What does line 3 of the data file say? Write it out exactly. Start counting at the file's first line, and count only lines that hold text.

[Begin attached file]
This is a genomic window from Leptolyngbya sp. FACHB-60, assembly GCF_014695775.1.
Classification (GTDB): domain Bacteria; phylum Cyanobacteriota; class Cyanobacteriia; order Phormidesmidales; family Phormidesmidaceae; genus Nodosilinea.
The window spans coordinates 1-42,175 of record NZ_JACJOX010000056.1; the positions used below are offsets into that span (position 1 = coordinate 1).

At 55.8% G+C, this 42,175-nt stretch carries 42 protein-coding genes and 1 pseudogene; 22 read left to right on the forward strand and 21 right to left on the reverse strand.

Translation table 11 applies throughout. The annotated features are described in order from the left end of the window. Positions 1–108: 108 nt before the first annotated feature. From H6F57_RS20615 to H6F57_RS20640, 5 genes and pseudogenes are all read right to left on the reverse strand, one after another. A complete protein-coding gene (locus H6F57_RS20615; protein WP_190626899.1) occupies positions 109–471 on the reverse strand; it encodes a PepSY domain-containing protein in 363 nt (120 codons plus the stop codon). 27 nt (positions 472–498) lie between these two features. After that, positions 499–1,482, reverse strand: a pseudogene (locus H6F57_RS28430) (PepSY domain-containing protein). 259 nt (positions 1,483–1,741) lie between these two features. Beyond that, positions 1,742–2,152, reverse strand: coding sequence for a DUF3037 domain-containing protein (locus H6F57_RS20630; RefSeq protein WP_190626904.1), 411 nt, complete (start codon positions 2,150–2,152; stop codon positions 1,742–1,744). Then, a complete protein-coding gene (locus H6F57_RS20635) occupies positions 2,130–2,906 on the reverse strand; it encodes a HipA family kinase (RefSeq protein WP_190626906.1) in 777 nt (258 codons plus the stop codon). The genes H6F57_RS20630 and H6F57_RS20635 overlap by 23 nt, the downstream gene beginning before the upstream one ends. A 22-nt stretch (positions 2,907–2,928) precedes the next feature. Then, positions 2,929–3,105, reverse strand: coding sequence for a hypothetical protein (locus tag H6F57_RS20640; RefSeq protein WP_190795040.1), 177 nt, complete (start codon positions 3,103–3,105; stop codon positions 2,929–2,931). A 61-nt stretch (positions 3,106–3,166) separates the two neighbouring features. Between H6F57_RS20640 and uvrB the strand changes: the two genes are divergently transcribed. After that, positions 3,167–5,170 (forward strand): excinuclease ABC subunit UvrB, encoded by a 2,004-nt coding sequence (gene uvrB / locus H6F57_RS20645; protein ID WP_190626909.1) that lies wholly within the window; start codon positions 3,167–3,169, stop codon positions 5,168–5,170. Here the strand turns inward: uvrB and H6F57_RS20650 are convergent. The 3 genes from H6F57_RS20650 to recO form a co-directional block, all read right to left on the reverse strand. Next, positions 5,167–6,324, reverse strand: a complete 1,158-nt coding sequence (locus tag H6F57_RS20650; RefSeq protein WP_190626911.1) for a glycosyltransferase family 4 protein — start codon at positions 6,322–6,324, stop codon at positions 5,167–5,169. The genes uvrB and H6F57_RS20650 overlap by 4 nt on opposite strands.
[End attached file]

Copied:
The window spans coordinates 1-42,175 of record NZ_JACJOX010000056.1; the positions used below are offsets into that span (position 1 = coordinate 1).